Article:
Newswise — Small businesses and nonprofits can receive pro bono control risk assessments from Justice for Fraud Victims (JFV) at the University of Maryland’s Robert H. Smith School of Business.

“A risk assessment can reveal control weaknesses in an organization and will make pragmatic suggestions as to how to solve those,” says Smith Accounting Lecturer and JFV Director Samuel Handwerger

Handwerger adds, “It is normal for small businesses and nonprofits to have inherent control weaknesses because of their size. This is why they are most vulnerable. We can help find and institute easy mitigating controls without increasing the organization's budget.”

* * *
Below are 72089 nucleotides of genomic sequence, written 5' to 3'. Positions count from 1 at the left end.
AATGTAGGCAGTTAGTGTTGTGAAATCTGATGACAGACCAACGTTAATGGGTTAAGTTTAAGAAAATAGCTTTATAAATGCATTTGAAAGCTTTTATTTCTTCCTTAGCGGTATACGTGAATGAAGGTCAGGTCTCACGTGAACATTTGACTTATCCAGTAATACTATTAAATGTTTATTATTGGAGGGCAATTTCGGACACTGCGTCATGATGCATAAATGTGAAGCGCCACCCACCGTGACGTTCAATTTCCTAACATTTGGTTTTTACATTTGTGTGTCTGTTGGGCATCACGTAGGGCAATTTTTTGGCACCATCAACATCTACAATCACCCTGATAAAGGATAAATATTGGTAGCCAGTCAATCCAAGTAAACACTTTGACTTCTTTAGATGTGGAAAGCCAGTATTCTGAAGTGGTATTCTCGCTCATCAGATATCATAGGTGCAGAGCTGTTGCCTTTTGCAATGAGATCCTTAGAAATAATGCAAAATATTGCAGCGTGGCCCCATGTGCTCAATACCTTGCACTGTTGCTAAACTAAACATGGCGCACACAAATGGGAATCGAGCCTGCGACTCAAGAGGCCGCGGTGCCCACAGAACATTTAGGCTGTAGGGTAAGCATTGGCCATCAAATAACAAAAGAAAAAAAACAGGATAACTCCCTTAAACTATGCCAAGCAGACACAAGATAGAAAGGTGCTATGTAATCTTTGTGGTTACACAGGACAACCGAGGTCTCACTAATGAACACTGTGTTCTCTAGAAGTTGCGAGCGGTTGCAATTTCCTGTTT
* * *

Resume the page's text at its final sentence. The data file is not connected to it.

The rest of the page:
The work will be CPA-supervised, including under Handwerger, a past recipient of the Maryland Governor’s Volunteer of the Year Award for financial and management advisement to nonprofit organizations. 

JFV launched in 2023 as a collaboration of UMD Smith and the Prince George’s County Financial Crimes Unit and State’s Attorney’s Office. The program engages students in investigating financial fraud – including against members of vulnerable populations — with local law enforcement officers.

The program further involves forensic accounting in investigating real-life cases of fraud and analyzing evidence from grand jury-subpoenaed documents. The students also receive assistance from UMD faculty and oversight of certified fraud examiners, as well as other professionals.

Organizations can arrange for an assessment and get more information by email at [email protected].

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